Srishti se pehle sat nahin thaa, asat bhi nahin | Antariksh bhi nahin, aakaash bhi nahin thaa | chhipaa thaa kyaa, kahaan, kisne dhakaa thaa | us pal to agam, atal jal bhi kahaan thaa ||

From: 1st verse of 129th Hymn of the 10th Book of Rig Veda

Online sanman

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Re: LVM3 - General Discussion
« Reply #27 on: 05/05/2015 04:39 PM »
I think this is the CE20 test itself:




Can't really see much in there - at 37secs into the video, the clock jumps to near the end of the test.

Offline Ohsin

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Re: LVM3 - General Discussion
« Reply #28 on: 05/07/2015 08:49 AM »
Quote
High Thrust Cryogenic Engine (CE20) Development

ISRO is developing a high thrust cryogenic engine to be used for the upper stage of its heavy lift launch vehicle GSLV Mk-III. This high thrust cryogenic engine produces a nominal thrust of 196.5 kN in vacuum with a specific impulse of 434 seconds. The engine works on “Gas Generator Cycle” which has flexibility for independent development of each sub-system before the integrated engine test, thus minimising uncertainty in the final developmental phase and reducing development time. This engine generates nearly 2 MW power as compared to 1 MW generated by the engine of Cryogenic Upper Stage (CUS) engine of GSLV. The high thrust cryogenic engine is one of the most powerful cryogenic engines of upper stages in the world.

ISRO has achieved a major milestone by successfully conducting the ground test of Indigenous High Thrust Cryogenic Engine at ISRO Propulsion Complex at Mahendragiri on April 28, 2015 at 1657 Hrs for a duration of 635 seconds.  All the propulsion parameters during the tests were found satisfactory and closely matched with predictions. This ground test was preceded in the last few weeks, by four short duration tests of 5.5, 7.5, 20 and 30 seconds.

The high thrust cryogenic engine is designed and realised by Liquid Propulsion Systems Centre (LPSC) at Valiamala with the support of Vikram Sarabhai Space Centre (VSSC) at Thiruvananthapuram. The engine assembly, integration and testing is carried out by ISRO Propulsion Complex (IPRC) at Mahendragiri. Indian Industries have significantly contributed in the realization of the cryogenic engine.

While ground tests conducted so far validate this the design adequacy and performance of the integrated engine, further demonstration tests are planned at engine and stage level to characterise the different performance parameters under various operating conditions. After completion of the tests, the indigenous high thrust cryogenic engine and stage are planned to be flight tested in GSLV Mk- III-D1 mission.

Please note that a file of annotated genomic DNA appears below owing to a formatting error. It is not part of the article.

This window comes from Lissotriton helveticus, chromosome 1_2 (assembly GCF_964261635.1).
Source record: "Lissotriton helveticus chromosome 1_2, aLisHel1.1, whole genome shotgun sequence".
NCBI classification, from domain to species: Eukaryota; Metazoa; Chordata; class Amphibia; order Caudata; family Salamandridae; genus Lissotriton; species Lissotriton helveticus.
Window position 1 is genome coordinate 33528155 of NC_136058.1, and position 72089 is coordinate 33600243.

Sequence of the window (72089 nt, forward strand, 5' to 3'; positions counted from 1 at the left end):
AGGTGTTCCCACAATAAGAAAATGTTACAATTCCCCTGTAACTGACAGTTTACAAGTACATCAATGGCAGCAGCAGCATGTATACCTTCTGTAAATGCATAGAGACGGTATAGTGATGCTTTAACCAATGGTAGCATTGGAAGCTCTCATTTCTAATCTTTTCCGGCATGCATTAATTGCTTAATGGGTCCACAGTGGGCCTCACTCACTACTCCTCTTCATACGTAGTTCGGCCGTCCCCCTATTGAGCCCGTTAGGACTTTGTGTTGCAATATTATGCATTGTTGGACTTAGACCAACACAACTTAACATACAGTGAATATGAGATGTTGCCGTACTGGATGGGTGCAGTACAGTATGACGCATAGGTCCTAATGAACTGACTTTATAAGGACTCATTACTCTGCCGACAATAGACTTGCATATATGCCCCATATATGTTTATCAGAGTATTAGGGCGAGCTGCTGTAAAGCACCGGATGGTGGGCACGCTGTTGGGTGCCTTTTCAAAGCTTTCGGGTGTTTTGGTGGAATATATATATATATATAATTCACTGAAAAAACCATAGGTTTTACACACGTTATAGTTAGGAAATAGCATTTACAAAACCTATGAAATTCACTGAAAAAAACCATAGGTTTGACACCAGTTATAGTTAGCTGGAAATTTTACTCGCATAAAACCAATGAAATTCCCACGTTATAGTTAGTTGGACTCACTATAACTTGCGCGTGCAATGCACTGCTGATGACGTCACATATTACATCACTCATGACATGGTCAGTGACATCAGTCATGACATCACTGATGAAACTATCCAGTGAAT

http://www.isro.gov.in/launchers/high-thrust-cryogenic-engine-ce20-development
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Offline antriksh

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Re: LVM3 - General Discussion
« Reply #29 on: 05/08/2015 10:54 AM »
A Heavy lift Launch Vehicle

capable of placing up to 10 ton class of spacecrafts into Geosynchronous Transfer Orbit is currently under study by a project team. This new generation launch vehicle will derive its propulsion modules from LVM3 as well as from new developments, which include :

1) semi cryogenic booster stage, SC200
2) larger solid strap on boosters as compared to S200 strap on motors used in LVM3 (S250) and
3) a larger cryogenic upper stage (C50).

The Heavy Lift Launch Vehicle will have an optimal and robust design incorporating the latest technologies.
Nasadiya Sukta:
Srishti se pehle sat nahin thaa, asat bhi nahin | Antariksh bhi nahin, aakaash bhi nahin thaa | chhipaa thaa kyaa, kahaan, kisne dhakaa thaa | us pal to agam, atal jal bhi kahaan thaa ||

From: 1st verse of 129th Hymn of the 10th Book of Rig Veda

Offline johnxx9

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Re: LVM3 - General Discussion
« Reply #30 on: 05/08/2015 04:30 PM »
A Heavy lift Launch Vehicle